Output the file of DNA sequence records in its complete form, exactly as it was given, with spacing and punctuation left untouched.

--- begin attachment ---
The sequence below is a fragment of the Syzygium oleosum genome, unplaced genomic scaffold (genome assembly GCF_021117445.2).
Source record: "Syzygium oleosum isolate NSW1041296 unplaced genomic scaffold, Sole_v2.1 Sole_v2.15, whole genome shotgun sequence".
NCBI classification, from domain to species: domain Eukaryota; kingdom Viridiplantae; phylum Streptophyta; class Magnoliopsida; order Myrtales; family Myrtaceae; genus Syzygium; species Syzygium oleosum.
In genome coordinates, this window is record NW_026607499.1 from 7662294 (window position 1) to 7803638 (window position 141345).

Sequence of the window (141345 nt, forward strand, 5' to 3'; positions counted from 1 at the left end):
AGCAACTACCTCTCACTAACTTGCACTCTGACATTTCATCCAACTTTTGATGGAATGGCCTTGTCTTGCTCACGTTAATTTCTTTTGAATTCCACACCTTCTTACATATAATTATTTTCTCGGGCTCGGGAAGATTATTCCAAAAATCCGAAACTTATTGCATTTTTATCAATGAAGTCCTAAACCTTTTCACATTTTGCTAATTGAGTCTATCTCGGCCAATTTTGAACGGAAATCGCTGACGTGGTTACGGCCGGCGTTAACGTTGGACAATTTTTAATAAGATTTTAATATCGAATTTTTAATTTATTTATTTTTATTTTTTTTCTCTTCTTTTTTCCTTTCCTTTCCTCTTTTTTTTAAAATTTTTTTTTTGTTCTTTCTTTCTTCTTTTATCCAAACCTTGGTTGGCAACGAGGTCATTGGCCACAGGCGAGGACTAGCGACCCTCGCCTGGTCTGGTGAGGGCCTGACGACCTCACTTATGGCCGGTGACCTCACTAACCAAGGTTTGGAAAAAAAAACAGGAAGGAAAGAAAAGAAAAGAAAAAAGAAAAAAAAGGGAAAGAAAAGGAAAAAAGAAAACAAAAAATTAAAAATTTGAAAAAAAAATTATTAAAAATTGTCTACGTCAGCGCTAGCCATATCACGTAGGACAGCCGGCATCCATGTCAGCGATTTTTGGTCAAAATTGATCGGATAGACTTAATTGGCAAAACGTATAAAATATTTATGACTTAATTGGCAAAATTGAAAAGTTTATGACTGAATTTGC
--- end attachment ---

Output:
The sequence below is a fragment of the Syzygium oleosum genome, unplaced genomic scaffold (genome assembly GCF_021117445.2).
Source record: "Syzygium oleosum isolate NSW1041296 unplaced genomic scaffold, Sole_v2.1 Sole_v2.15, whole genome shotgun sequence".
NCBI classification, from domain to species: domain Eukaryota; kingdom Viridiplantae; phylum Streptophyta; class Magnoliopsida; order Myrtales; family Myrtaceae; genus Syzygium; species Syzygium oleosum.
In genome coordinates, this window is record NW_026607499.1 from 7662294 (window position 1) to 7803638 (window position 141345).

Sequence of the window (141345 nt, forward strand, 5' to 3'; positions counted from 1 at the left end):
AGCAACTACCTCTCACTAACTTGCACTCTGACATTTCATCCAACTTTTGATGGAATGGCCTTGTCTTGCTCACGTTAATTTCTTTTGAATTCCACACCTTCTTACATATAATTATTTTCTCGGGCTCGGGAAGATTATTCCAAAAATCCGAAACTTATTGCATTTTTATCAATGAAGTCCTAAACCTTTTCACATTTTGCTAATTGAGTCTATCTCGGCCAATTTTGAACGGAAATCGCTGACGTGGTTACGGCCGGCGTTAACGTTGGACAATTTTTAATAAGATTTTAATATCGAATTTTTAATTTATTTATTTTTATTTTTTTTCTCTTCTTTTTTCCTTTCCTTTCCTCTTTTTTTTAAAATTTTTTTTTTGTTCTTTCTTTCTTCTTTTATCCAAACCTTGGTTGGCAACGAGGTCATTGGCCACAGGCGAGGACTAGCGACCCTCGCCTGGTCTGGTGAGGGCCTGACGACCTCACTTATGGCCGGTGACCTCACTAACCAAGGTTTGGAAAAAAAAACAGGAAGGAAAGAAAAGAAAAGAAAAAAGAAAAAAAAGGGAAAGAAAAGGAAAAAAGAAAACAAAAAATTAAAAATTTGAAAAAAAAATTATTAAAAATTGTCTACGTCAGCGCTAGCCATATCACGTAGGACAGCCGGCATCCATGTCAGCGATTTTTGGTCAAAATTGATCGGATAGACTTAATTGGCAAAACGTATAAAATATTTATGACTTAATTGGCAAAATTGAAAAGTTTATGACTGAATTTGC